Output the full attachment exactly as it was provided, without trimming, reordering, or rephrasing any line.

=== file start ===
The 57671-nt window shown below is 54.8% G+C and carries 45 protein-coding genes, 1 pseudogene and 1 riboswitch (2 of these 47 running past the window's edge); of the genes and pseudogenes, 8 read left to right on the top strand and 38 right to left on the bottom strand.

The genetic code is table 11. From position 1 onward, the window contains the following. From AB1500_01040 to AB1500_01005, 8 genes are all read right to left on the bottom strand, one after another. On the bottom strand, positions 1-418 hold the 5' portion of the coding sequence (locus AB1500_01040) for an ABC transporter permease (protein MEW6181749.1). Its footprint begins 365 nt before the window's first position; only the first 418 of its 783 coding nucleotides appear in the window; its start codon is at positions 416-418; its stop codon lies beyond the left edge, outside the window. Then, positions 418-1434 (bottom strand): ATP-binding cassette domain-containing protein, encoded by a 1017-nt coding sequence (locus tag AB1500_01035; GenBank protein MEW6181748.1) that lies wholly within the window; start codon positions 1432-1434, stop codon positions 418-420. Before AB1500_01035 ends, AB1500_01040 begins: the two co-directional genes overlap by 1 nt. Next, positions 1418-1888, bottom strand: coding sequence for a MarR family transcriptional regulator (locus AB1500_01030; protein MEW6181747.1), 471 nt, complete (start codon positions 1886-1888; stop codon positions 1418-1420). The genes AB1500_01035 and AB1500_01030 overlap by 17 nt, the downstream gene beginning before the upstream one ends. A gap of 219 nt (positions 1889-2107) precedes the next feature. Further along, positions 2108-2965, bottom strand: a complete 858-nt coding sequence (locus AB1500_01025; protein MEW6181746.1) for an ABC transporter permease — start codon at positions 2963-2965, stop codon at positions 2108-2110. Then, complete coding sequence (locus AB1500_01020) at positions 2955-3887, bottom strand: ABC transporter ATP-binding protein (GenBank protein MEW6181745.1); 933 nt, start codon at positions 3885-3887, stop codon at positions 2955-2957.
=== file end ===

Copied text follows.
The 57671-nt window shown below is 54.8% G+C and carries 45 protein-coding genes, 1 pseudogene and 1 riboswitch (2 of these 47 running past the window's edge); of the genes and pseudogenes, 8 read left to right on the top strand and 38 right to left on the bottom strand.

The genetic code is table 11. From position 1 onward, the window contains the following. From AB1500_01040 to AB1500_01005, 8 genes are all read right to left on the bottom strand, one after another. On the bottom strand, positions 1-418 hold the 5' portion of the coding sequence (locus AB1500_01040) for an ABC transporter permease (protein MEW6181749.1). Its footprint begins 365 nt before the window's first position; only the first 418 of its 783 coding nucleotides appear in the window; its start codon is at positions 416-418; its stop codon lies beyond the left edge, outside the window. Then, positions 418-1434 (bottom strand): ATP-binding cassette domain-containing protein, encoded by a 1017-nt coding sequence (locus tag AB1500_01035; GenBank protein MEW6181748.1) that lies wholly within the window; start codon positions 1432-1434, stop codon positions 418-420. Before AB1500_01035 ends, AB1500_01040 begins: the two co-directional genes overlap by 1 nt. Next, positions 1418-1888, bottom strand: coding sequence for a MarR family transcriptional regulator (locus AB1500_01030; protein MEW6181747.1), 471 nt, complete (start codon positions 1886-1888; stop codon positions 1418-1420). The genes AB1500_01035 and AB1500_01030 overlap by 17 nt, the downstream gene beginning before the upstream one ends. A gap of 219 nt (positions 1889-2107) precedes the next feature. Further along, positions 2108-2965, bottom strand: a complete 858-nt coding sequence (locus AB1500_01025; protein MEW6181746.1) for an ABC transporter permease — start codon at positions 2963-2965, stop codon at positions 2108-2110. Then, complete coding sequence (locus AB1500_01020) at positions 2955-3887, bottom strand: ABC transporter ATP-binding protein (GenBank protein MEW6181745.1); 933 nt, start codon at positions 3885-3887, stop codon at positions 2955-2957.